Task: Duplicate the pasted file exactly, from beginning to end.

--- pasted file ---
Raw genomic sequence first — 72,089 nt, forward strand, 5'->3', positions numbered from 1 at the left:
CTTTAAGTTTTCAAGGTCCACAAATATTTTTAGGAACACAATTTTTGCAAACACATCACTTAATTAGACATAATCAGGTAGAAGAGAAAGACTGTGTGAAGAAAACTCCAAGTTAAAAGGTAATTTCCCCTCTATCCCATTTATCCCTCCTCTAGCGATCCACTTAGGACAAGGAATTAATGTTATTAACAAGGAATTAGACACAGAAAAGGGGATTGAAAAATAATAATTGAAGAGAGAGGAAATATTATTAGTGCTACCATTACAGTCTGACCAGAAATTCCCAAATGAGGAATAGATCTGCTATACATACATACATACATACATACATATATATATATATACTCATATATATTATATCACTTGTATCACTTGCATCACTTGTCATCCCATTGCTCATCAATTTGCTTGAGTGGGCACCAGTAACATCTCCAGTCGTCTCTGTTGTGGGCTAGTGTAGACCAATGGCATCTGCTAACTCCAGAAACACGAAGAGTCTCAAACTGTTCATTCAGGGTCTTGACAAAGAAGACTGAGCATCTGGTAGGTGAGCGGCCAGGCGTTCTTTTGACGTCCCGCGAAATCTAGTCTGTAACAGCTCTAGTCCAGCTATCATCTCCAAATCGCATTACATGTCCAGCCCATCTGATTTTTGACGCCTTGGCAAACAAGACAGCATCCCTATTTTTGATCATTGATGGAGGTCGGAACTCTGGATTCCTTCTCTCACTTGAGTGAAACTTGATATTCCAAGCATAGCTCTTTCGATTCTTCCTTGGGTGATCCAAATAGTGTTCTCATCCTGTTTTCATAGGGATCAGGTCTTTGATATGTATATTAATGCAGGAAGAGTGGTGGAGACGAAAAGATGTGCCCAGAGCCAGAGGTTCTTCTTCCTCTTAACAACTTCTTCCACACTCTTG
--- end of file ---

Raw genomic sequence first — 72,089 nt, forward strand, 5'->3', positions numbered from 1 at the left:
CTTTAAGTTTTCAAGGTCCACAAATATTTTTAGGAACACAATTTTTGCAAACACATCACTTAATTAGACATAATCAGGTAGAAGAGAAAGACTGTGTGAAGAAAACTCCAAGTTAAAAGGTAATTTCCCCTCTATCCCATTTATCCCTCCTCTAGCGATCCACTTAGGACAAGGAATTAATGTTATTAACAAGGAATTAGACACAGAAAAGGGGATTGAAAAATAATAATTGAAGAGAGAGGAAATATTATTAGTGCTACCATTACAGTCTGACCAGAAATTCCCAAATGAGGAATAGATCTGCTATACATACATACATACATACATACATATATATATATATACTCATATATATTATATCACTTGTATCACTTGCATCACTTGTCATCCCATTGCTCATCAATTTGCTTGAGTGGGCACCAGTAACATCTCCAGTCGTCTCTGTTGTGGGCTAGTGTAGACCAATGGCATCTGCTAACTCCAGAAACACGAAGAGTCTCAAACTGTTCATTCAGGGTCTTGACAAAGAAGACTGAGCATCTGGTAGGTGAGCGGCCAGGCGTTCTTTTGACGTCCCGCGAAATCTAGTCTGTAACAGCTCTAGTCCAGCTATCATCTCCAAATCGCATTACATGTCCAGCCCATCTGATTTTTGACGCCTTGGCAAACAAGACAGCATCCCTATTTTTGATCATTGATGGAGGTCGGAACTCTGGATTCCTTCTCTCACTTGAGTGAAACTTGATATTCCAAGCATAGCTCTTTCGATTCTTCCTTGGGTGATCCAAATAGTGTTCTCATCCTGTTTTCATAGGGATCAGGTCTTTGATATGTATATTAATGCAGGAAGAGTGGTGGAGACGAAAAGATGTGCCCAGAGCCAGAGGTTCTTCTTCCTCTTAACAACTTCTTCCACACTCTTG